Some organizations have been experimenting with remote auditing for years, while exploring new auditing techniques and optimizing the use of technology. Yet, few of them really implemented remote auditing. The current COVID-19 crisis however, forces us to abruptly adapt and adjust our traditional way of working.

The world we have known for years has changed drastically. Countries have taken draconic measures to tackle this invisible enemy, going as far as closing their borders and asking citizens to stay home. These current conditions have impacted our societies, resulted in an economic setback felt all around the world and have forced us to rethink the status quo. Many organizations have put their audit work on hold. Yet, given the adjusted risk landscape and changes in procedures, it is imperative that internal audit resumes their tasks as soon as possible. Given the travel restrictions and citizens being obliged to work from home, remote auditing is not an option anymore. It has become a necessity!

At KPMG, we continued to perform audits even during the lockdown measures by doing them in a remote way. It requires some adjustments to your audit approach but has been proven to work. The purpose of this article is to share some insights we hope will help you to adapt your internal audit process to cope with the different challenges of remote auditing.

Some might still think that remote auditing is a temporary adjustment. But is it rather here to stay?

key considerations for remote auditing

How should you approach remote auditing?

Plan: reassess the priorities within your internal audit planning

First and foremost, your annual internal audit planning should be reviewed in light of the current circumstances. There might be an increased need for consulting activities e.g. related to BCM or crisis management. The COVID-19 outbreak has shaken up entire business operations, processes have been adjusted to this new situation and new risks have entered the risk landscape of organizations. Therefore, it is essential that internal audit takes up a proactive role by challenging the business and giving insights in relation to new risks but also challenging changed or back-up processes, changes in the internal control environment, etc.

The best way to refresh your audit focus is to perform a Rapid Risk Assessment by keeping these main questions in mind when approaching different levels within your organization:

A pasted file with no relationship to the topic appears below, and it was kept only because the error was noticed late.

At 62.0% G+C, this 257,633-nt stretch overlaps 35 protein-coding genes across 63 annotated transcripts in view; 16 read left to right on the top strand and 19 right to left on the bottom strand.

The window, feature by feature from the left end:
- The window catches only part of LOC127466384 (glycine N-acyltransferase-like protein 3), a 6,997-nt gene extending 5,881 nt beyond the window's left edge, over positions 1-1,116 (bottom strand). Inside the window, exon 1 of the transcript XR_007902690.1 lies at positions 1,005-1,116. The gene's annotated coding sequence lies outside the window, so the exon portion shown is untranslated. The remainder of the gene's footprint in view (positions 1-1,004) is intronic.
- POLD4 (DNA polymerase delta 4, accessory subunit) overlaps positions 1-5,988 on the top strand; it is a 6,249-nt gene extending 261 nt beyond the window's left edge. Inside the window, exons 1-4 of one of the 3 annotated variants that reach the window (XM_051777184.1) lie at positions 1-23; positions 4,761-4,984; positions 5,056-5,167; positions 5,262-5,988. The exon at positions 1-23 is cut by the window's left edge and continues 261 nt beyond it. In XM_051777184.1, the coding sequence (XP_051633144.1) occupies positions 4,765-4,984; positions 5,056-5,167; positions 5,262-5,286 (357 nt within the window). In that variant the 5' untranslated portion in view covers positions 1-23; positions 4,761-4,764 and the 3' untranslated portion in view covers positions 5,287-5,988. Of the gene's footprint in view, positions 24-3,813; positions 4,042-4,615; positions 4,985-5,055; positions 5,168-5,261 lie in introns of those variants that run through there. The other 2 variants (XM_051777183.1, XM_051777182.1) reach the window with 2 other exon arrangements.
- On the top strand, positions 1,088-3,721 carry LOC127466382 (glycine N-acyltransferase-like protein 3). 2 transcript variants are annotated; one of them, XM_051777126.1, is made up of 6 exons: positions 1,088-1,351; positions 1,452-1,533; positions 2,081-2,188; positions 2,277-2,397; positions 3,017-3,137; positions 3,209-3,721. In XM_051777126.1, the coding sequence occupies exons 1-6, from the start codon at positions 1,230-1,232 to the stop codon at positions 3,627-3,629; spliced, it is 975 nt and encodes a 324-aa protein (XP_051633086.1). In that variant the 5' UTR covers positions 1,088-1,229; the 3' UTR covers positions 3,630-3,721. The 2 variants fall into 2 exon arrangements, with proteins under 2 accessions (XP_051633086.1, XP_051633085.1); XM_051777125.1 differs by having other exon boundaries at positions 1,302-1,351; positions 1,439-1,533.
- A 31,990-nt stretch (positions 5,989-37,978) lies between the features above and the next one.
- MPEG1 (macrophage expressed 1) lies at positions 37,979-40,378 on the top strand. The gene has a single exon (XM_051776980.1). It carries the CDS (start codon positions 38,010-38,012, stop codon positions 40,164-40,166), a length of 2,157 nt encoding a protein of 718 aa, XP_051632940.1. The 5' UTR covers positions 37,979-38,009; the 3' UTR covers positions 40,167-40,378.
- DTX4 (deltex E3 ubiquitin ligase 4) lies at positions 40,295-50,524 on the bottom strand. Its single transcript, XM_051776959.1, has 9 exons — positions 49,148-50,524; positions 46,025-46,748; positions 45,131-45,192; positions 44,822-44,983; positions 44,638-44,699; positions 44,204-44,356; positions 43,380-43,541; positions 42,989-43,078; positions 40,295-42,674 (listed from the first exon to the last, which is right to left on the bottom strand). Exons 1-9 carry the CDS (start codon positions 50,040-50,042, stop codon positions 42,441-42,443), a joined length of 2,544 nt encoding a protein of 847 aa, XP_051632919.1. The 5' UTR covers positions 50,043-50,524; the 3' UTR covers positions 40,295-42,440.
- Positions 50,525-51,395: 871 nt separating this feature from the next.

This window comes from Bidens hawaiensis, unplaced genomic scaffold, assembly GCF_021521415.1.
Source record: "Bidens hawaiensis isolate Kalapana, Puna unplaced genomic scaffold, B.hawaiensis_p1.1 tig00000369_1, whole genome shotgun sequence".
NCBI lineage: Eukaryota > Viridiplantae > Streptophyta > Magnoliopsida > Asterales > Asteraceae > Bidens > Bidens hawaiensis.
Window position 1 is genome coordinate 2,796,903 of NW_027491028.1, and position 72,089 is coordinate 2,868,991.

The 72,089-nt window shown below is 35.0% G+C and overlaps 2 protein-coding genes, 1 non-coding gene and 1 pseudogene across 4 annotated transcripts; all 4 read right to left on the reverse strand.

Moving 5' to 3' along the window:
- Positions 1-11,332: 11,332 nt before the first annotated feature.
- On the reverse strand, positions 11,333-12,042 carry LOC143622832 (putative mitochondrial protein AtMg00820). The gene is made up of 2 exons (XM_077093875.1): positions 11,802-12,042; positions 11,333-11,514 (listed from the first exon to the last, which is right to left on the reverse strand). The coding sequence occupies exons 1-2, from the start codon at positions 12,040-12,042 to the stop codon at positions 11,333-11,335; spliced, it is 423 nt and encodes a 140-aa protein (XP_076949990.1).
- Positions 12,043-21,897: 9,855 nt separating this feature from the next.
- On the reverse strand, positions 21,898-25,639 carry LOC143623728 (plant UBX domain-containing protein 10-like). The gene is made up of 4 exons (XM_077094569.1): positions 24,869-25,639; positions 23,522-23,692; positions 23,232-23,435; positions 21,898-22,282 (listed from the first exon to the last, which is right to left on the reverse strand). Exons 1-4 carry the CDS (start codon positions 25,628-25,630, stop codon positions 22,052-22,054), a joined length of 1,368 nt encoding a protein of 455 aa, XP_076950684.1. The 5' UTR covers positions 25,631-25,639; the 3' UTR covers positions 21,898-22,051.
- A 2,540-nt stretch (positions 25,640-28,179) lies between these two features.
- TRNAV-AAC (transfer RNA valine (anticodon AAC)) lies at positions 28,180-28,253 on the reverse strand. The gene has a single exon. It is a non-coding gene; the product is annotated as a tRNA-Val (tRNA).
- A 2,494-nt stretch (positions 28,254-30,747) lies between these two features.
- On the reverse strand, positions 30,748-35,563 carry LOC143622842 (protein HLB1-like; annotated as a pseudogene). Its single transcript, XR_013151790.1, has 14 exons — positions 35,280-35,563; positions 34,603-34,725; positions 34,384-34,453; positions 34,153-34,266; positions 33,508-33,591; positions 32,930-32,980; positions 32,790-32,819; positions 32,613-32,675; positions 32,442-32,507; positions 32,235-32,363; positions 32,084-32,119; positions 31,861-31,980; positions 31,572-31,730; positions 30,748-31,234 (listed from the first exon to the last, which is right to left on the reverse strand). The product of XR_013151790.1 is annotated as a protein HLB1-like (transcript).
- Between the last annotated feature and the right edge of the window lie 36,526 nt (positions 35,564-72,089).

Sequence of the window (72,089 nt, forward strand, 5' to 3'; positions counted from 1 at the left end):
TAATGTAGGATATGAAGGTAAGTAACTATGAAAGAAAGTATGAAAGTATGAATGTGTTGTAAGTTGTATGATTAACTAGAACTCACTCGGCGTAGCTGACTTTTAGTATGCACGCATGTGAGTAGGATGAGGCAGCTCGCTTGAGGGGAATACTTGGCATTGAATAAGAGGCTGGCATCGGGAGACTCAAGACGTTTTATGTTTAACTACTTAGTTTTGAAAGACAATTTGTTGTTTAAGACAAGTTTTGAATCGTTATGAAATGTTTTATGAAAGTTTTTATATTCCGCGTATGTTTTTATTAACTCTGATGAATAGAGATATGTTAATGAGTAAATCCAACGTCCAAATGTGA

Process owners
  • How have your processes shifted to accommodate recent business changes?
  • How did this impact the control environment?
  • Where have traditional divisions of responsibilities shifted due to changes in team availability?
  • Which issues did you encounter linked to the business changes?
  • What new tools have been adopted to perform your usual activities?

Senior management

  • What are the top risks related to this crisis for your business area?
  • Which cost-cutting measures are being implemented?
  • Where are there concerns that changes made may have unforeseen implications?
  • What are the main strategic risks you’ve observed and what role could IA play in this?

AC members

  • Which areas of the business are of most concern?
  • What are the main strategic risks you’ve observed and what role could IA play in this?


Consult our recent publication 19 COVID-19 risks as a guideline to help you assess the current changed risk landscape of your organization.

Prepare: Invest sufficient time in preparing for the audit and clarifying the new process

In every traditional audit, the remote auditor has to take into account some practicalities: who are my key stakeholders, what information is already available, etc. Moreover, when it comes to preparing for remote audits, there are a few additional points to consider:

  • Check availability of auditees: Check availability of your key stakeholders. How will we cope with differences in time zones, if any? Which impact does the new situation have on their work schedule and availability?
  • Use of tools: Which channels will you use for interaction? Even with remote audits it is important not to forget the visual aspect of a meeting. Therefore, it is really important to thoroughly investigate the different  tools  available,  such  as  video  teleconferencing,  to  enhance the communication with your auditees. Besides this, it is also important to look into a secure and user- friendly solution for document sharing. For the tools that will be used, it’s important to ensure that they are in line with the required security and confidentiality guidelines (confirm with the security department) and that they are easily accessible to all auditees. It might be good to anticipate any issues by testing beforehand.
  • Planning of the audit: As a baseline, we would recommend keeping the duration of remote audits concise by well scoping your audit on key risks. It’s better to split the audit into two separate audits and to spread them over the year; as a remote audit might require more investment from your auditees. In contrast to on-site audits, the effects of technical issues (e.g. connectivity, sound quality, etc.) could have a larger impact and may require more time to resolve.
  • Clarify the new process: An important matter to consider is the kick-off meeting with all stakeholders where the scope and planning of the audit are discussed. The remote audit approach should be clearly explained to the participants, as well as the differences with face-to-face audits. How and when will the information be shared in the future? Which medium will be used? Are there elements to consider related to confidentiality or authorizations? These are some of the questions you should be addressing.

Execute: optimize use of available tools during execution of the audit

The execution phases of a remote audit is quite similar to that of a traditional audit. With the main differences being that video conferencing will replace the interviews and documentation needs to be transferred to you through a document sharing platform. This requires some adjustments from the auditors and the auditees. Keeping some of the below points in mind will facilitate the audit execution process: